I was browsing Hacker News the other day and came across a post that said (paraphrased): if you want to do something well, learn to do it fast. The whole idea is that the faster you get at something (like writing a blog post) the more inclined you are to do it; there are no obstacles in your way.
I need to write more blog posts, not for anyone else, but just for me to get used to writing. I think its a great way to express my thoughts, even if not a single soul reads these. I could keep a diary/journal, but I figure making something public helps out if anybody ever comes across a similar problem than me.
I have not worked on HAPP for quite some time, I just have lost motivation. I see the blue blinky light of my microphone that I bought, just taunting me. I will get back to it, but my issue right now is that I want to clean up the code (it was written during a hack-a-thon after all), and I just have to get over that hump.
So instead, I’m going to talk about some side projects I’m looking at.
I try to do problems on Project Euler whenever I have some downtime (http://projecteuler.net), at least when they aren’t hacked. I have used Project Euler to learn new languages (I learned a bit about python this way, especially lambda functions). However, for the past 20 problems or so, I’ve been attempting Clojure. I played with Lisp in college, and a little Clojure going through 7 languages in 7 weeks ( a book I highly recommend). However, I just worked on the Su Doku solver in Clojure, and feel like I hit a real turning point. I’m still doing basic stuff, but I am reasoning a lot better as a functional programmer. (I’m really appreciating pipelines)
I’m a C++/Python developer at my day job, so learning a new language is always fun. I truly believe the Pragmatic Programmer’s advice in that a new language should be learned every year. Learning Python made me a much better C++ programmer (I learned to be expressive and simple), and learning Clojure has made me a better Python programmer (limit shared state, think in functions) This year for me is Clojure, although I plan on picking up Elixir towards the end of this year (more on that later). When learning a new language, always have a project in mind, otherwise, you have no reason to continue on.
At work, we are starting an AI challenge during our lunch hour. We picked Warlight 2 as our engine. We’re going to develop the bots on our own, but then share our strategies each week and pit them against each other. I’m going to be coding in Elixir, so step 1. Learn Elixir. I plan on open-sourcing all my work, and hopefully contributing an Elixir starter bot towards the end, so we’ll see how that goes. I hope to keep this blog updated with that information.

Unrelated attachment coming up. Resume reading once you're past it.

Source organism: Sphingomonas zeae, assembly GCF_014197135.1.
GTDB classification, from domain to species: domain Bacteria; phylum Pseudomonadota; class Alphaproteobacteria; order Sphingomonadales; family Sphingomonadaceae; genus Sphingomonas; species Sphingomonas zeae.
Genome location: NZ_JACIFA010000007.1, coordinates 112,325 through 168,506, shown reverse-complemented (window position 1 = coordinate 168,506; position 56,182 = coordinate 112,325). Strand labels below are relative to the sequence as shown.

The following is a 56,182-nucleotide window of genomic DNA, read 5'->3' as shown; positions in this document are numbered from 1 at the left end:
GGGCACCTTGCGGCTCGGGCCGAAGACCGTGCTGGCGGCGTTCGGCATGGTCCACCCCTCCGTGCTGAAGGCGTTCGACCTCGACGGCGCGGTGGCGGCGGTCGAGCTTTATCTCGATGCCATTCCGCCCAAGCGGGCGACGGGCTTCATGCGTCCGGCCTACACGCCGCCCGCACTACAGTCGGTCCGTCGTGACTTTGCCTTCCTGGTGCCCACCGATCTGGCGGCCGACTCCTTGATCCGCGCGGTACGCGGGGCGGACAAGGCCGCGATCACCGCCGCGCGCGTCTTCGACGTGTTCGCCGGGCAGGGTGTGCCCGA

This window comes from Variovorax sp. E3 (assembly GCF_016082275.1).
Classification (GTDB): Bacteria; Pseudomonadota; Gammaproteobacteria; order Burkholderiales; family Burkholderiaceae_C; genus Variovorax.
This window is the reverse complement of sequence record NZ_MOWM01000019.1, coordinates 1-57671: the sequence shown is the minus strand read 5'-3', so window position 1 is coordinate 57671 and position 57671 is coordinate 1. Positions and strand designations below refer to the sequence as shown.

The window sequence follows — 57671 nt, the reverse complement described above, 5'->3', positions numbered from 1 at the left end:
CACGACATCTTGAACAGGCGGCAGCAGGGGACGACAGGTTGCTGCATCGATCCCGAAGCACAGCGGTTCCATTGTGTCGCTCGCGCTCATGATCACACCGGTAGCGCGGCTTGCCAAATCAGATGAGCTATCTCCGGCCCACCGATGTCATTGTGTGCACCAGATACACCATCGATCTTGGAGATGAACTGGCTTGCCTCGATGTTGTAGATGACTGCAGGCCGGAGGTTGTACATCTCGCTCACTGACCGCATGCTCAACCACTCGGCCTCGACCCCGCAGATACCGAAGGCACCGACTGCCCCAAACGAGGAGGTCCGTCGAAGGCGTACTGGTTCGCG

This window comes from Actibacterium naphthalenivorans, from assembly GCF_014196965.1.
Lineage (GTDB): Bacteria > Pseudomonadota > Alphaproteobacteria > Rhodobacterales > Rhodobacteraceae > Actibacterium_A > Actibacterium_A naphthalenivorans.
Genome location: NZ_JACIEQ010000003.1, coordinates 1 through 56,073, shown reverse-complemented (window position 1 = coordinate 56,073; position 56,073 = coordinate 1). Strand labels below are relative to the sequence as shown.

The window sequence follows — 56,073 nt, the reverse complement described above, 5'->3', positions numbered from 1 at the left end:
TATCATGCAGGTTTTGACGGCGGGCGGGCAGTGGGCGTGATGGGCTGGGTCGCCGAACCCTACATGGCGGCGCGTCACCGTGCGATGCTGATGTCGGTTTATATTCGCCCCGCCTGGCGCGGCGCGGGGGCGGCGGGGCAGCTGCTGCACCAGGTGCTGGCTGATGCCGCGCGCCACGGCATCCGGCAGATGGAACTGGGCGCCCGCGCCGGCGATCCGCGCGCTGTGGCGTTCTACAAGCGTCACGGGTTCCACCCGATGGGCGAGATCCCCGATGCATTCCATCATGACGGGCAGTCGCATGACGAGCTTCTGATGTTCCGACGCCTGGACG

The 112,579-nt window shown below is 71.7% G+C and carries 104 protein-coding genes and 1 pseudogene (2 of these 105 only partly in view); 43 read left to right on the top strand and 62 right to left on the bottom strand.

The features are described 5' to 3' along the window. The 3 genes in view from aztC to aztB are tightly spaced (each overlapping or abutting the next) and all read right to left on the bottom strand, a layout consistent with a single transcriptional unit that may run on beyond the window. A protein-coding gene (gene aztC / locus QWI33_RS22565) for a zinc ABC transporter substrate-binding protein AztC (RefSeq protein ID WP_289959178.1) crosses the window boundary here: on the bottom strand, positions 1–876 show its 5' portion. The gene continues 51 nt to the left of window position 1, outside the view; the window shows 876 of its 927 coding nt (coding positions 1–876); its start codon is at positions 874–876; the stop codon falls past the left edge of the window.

Books I’m currently reading:
7 More Languages in 7 Weeks – I can’t say enough good things about the 7 in 7 series. At first I thought they were gimmicky when seeing them on the bookshelf (like the teach yourself C++ in 21 days), but boy was I wrong. I’m not great at the exercises, but I’m hopeful that after my Elixir chapter, I can start posting up code here. Maybe it will help some people reason about what they are going through.
Your Code as a Crime Scene – A while back, a post by Evan Miller caught my eye. It was about the growing field of software science. Working on a large codebase (35,000 files and growing), I was interested to delve a bit more into this field. This book has gotten me thinking about a new way of analyzing software for faults, and I’m excited to try it out at work
The future of the mind – This is a book by Michio Kaku that is just detailing all the cool stuff about your brain. It’s one of those fun, pick-up and read a few pages, books.
Continuous Delivery – for a book club for work. I like the idea of continuous delivery, and am interested in how we can apply to that to legacy embedded systems
Building Microservices – Buzzword, buzzword buzzword!. I kid, I kid. In all seriousness, I want to get a good grasp of what some of the benefits/pitfalls of distributed systems.
Web Development Recipes – I was never very good at web programming, but I’m getting into it more and more each day, so I’d like to know some of the more modern tools/practices out there.
Programming Elixir – I’m really excited about this one, as this is my next language-to-learn.
That’s it for today, Next time I hope to share a bit more meat about what I’m doing.